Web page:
S.W.A.T. – Ah, the show based on the movie based on the show. I wasn’t sure about this at first. I honestly didn’t see Shemar Moore as a leading man. I mean, he couldn’t even carry Soul Train back in the day, so how could he headline his own series? Anyway, the captain from Stargate Universe shoots a kid, and gets fired (can you believe that justice?!), so his S.W.A.T. unit is handed over to Shemar Moore. Now Moore’s forced to police the inner city neighborhood in which he grew up. There’s gonna be a lot of Black Lives Matter vs Blue Lives Matter stuff going on here. What happens where you’re both? The show is executive produced by Justin Lin (Star Trek Beyond, Fast & Furious 6), but something about this feels like a late 90s NBC show instead of a 2017 CBS series. The same way we may not be patriotic enough for soldier shit shows right now, I’m not sure this is the show that’s gonna redeem cops in a lot of folks’ eyes. It kinda fits CBS’s demographic, but they don’t do so well with the TV shows based on movies (Training Day, Rush Hour). It’s going against How To Get Away With Murder, which is the lowest rated of the Shondaland dramas, but it’s also going against NBC’s Law & Order Menendez spinoff. Even with limited competition, I don’t think this one gets a second season.

And while this isn’t going on the main network, it’s still a CBS show. Star Trek: Discovery. All I can say is “NO!” “NO! NO! NO! NO! NO!” I don’t know what I wanted, but this wasn’t it. I know some folks are so desperate for new Trek, but I want it to make sense, and I want it to be good. I knew a prequel was the wrong move because technology has come so far, so you can’t help but make it look better than The Original Series, though it should look less advanced due to when it’s set. A lot of people are gonna “cape” for it because it has a strong, Black woman as the protagonist, but those people can’t see the forest for the trees. Everything about this looks wrong to me. It’s funny that so many of us were wondering how we were gonna pirate this show, but after seeing this, I have no interest. It looks like a well-made fan film. Pass.

Looking at CBS’s moves, they really played it safe. On Sunday, NCIS: Los Angeles and Madam Secretary both move back an hour, filling the slot left by Elementary (coming back midseason), and making room for Wisdom of the Crowd. At this point, CBS is the only network with scripted drama on Sunday night, so I think they’ll do fine. Monday is in constant flux, depending on whether or not its football season. When the season starts, The Big Bang Theory will kick off the night, before it eventually moves back to Thursday, ceding its timeslot to Kevin Can Wait (which will start the season at 9 PM prior to the move). Once football ends, Superior Donuts will return to take the 9:30 slot occupied by new comedy Me, Myself, and I (which will shift to 9 PM). Whew! See, that’s CBS’s big problem: they move their “iffy” shows around so much that they can’t find an audience. 2 Broke Girls was all over the schedule this season before it got the chop. Even if folks don’t watch TV live anymore, these moves make them forget a show even comes on anymore. On Wednesday, Criminal Minds shifts to 10 to make room for David Boreanaz’s Seal Team. Thursday and Friday remain pretty much the same. Like I said, other than the Monday kerfuffle, CBS played it pretty safe while introducing more new shows that the other networks.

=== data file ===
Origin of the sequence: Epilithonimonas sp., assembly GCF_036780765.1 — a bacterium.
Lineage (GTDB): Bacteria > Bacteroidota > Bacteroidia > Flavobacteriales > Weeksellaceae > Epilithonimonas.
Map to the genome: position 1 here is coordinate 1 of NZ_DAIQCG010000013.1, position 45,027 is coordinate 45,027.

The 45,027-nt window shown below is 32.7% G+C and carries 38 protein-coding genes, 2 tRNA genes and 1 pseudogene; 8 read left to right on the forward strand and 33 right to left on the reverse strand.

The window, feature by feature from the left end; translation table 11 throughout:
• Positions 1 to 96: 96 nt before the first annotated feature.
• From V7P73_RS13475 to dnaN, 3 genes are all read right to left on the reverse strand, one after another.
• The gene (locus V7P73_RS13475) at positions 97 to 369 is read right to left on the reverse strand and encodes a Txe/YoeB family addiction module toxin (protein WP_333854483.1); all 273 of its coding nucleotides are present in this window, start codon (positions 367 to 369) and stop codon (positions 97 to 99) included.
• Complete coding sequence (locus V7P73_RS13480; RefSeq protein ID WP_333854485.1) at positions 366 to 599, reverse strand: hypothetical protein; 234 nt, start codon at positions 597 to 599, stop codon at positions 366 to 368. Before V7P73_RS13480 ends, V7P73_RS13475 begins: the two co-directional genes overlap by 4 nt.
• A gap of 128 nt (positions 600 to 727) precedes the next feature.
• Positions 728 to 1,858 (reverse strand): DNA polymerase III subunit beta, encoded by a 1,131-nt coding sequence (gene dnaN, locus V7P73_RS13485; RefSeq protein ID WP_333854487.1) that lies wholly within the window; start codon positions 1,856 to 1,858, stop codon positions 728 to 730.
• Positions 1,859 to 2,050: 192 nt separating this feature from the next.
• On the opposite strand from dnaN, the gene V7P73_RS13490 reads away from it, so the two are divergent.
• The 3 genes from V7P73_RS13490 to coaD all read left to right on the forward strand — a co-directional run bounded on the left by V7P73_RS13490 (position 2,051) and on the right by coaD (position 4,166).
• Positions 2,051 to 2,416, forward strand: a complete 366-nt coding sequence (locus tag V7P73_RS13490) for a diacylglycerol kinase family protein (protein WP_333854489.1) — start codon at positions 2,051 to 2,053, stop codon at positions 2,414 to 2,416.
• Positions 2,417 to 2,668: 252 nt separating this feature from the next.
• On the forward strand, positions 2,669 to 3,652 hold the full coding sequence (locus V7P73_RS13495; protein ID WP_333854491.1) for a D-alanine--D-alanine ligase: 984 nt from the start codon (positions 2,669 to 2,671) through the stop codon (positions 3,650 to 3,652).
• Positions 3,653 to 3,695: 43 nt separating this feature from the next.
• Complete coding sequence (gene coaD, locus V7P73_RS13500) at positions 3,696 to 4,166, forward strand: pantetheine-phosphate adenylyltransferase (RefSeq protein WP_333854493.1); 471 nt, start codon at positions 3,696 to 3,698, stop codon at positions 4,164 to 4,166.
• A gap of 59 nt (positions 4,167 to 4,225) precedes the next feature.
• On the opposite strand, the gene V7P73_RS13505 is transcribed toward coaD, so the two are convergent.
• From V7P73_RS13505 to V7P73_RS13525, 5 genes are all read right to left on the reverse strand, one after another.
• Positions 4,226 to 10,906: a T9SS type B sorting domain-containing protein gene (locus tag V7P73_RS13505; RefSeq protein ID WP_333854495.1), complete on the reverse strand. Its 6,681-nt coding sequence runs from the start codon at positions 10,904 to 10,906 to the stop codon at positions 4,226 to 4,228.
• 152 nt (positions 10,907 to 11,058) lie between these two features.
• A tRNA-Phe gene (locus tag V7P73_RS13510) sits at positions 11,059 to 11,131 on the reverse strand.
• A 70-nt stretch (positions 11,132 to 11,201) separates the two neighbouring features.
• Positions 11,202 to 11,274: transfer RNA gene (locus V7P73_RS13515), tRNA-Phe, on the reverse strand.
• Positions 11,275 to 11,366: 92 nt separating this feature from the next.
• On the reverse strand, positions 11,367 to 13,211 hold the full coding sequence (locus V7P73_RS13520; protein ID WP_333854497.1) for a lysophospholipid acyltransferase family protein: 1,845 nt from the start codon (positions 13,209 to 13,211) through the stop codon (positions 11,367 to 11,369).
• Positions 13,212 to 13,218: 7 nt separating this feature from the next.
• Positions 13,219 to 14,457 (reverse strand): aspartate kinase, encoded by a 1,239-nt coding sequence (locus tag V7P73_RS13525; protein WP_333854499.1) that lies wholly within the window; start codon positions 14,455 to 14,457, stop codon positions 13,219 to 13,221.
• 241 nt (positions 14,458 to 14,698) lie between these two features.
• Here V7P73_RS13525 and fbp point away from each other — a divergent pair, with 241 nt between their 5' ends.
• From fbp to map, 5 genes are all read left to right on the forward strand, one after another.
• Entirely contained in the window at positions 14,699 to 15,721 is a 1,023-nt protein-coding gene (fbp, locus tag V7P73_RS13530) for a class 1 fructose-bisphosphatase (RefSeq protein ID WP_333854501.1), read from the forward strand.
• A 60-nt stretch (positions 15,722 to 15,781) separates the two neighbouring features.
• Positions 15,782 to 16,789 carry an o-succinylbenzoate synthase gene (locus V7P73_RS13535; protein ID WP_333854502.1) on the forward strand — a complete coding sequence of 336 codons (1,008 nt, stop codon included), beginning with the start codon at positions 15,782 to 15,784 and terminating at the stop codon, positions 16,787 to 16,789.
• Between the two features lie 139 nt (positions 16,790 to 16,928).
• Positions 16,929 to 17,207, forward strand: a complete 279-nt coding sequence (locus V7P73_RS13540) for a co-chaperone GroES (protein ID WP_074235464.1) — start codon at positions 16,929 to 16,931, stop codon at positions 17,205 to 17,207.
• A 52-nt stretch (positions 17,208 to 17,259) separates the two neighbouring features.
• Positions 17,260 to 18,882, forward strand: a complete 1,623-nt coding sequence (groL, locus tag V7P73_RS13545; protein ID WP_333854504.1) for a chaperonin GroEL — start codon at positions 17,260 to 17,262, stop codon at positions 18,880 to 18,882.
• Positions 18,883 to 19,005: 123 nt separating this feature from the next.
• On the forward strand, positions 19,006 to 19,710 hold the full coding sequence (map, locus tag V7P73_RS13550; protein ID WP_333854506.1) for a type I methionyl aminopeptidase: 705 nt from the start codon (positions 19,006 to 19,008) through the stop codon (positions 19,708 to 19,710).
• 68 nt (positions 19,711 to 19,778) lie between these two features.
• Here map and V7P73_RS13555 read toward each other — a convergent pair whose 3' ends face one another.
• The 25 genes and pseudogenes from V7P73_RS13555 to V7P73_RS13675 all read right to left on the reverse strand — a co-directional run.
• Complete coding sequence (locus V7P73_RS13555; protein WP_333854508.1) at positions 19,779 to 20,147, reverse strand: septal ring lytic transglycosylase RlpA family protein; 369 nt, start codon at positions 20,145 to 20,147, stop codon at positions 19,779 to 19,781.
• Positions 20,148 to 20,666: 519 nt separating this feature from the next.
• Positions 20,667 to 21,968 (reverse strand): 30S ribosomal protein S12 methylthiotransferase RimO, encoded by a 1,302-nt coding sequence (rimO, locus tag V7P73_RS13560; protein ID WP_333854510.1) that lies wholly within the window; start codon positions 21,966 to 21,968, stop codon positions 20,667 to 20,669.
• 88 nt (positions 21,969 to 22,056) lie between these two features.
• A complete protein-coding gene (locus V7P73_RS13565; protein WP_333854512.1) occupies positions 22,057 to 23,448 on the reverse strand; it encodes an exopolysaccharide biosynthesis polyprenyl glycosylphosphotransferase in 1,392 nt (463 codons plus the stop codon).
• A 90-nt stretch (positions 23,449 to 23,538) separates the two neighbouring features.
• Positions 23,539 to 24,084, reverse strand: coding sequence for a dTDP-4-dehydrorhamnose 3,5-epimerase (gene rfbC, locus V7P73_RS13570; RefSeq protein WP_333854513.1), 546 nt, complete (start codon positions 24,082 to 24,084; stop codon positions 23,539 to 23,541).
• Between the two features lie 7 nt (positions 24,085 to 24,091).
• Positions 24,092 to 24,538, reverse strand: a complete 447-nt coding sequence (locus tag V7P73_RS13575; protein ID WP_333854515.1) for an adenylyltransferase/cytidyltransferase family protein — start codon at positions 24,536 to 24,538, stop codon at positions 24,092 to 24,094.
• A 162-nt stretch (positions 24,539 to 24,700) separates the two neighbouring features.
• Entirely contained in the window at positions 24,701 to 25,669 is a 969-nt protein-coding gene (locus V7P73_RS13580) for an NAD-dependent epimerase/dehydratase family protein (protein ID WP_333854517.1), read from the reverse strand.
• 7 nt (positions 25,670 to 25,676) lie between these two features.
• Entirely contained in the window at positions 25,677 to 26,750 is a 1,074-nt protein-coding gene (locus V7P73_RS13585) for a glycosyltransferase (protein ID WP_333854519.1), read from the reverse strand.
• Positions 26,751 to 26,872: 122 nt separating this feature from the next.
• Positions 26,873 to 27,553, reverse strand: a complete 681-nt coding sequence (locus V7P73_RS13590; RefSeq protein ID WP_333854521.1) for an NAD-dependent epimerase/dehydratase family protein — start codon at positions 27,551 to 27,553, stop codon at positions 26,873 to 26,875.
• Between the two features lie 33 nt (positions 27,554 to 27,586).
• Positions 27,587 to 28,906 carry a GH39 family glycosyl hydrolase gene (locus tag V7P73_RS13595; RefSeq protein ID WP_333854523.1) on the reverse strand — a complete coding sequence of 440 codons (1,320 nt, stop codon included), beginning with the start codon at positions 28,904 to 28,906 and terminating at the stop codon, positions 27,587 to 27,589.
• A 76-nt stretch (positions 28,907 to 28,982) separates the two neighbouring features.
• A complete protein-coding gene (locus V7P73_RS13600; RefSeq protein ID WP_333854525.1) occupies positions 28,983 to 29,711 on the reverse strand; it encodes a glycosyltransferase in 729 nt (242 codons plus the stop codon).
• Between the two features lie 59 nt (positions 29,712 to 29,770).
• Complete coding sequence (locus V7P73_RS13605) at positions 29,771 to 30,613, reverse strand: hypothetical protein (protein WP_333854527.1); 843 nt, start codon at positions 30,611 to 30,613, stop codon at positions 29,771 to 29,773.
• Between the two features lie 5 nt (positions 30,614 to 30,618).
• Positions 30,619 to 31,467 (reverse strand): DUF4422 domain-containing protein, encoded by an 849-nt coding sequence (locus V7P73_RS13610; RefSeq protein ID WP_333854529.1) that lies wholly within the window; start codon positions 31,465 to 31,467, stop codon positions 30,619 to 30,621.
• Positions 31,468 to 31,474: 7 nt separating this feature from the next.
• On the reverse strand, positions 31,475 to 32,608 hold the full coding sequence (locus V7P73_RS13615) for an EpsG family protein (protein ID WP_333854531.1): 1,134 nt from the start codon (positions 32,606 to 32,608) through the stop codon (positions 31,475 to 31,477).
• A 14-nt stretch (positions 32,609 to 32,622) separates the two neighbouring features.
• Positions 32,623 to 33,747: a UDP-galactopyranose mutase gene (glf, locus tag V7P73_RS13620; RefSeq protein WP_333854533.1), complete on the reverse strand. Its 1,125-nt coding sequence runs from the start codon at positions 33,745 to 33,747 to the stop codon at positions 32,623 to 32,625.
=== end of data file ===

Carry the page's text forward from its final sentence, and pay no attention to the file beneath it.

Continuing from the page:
The CW

Finally, we come to The CW where moves abound. First, however, let’s look at the new shows.

Valor – More soldier shit, only this time it’s with overacting pretty people and a dash of PTSD. It falls into the category of something I’d watch as a movie, but I just don’t like getting on board “saga” shows these days because they have so many layers, and run the risk of being canceled before answering all, or any, of their questions. If they’re smart, this is a one season storyline, and then they’ll have to reinvent the show for season 2. That said, from what I see, I don’t think they need to be rushing to figure out a second season quite yet. Airing Monday at 9, it’ll probably get trounced by The Gifted over on Fox, as they both seem to be male-skewing shows, and I see Fox winning this round. I also don’t feel like Supergirl is the proper lead-in series, but they seem committed to keeping her kicking off Monday nights.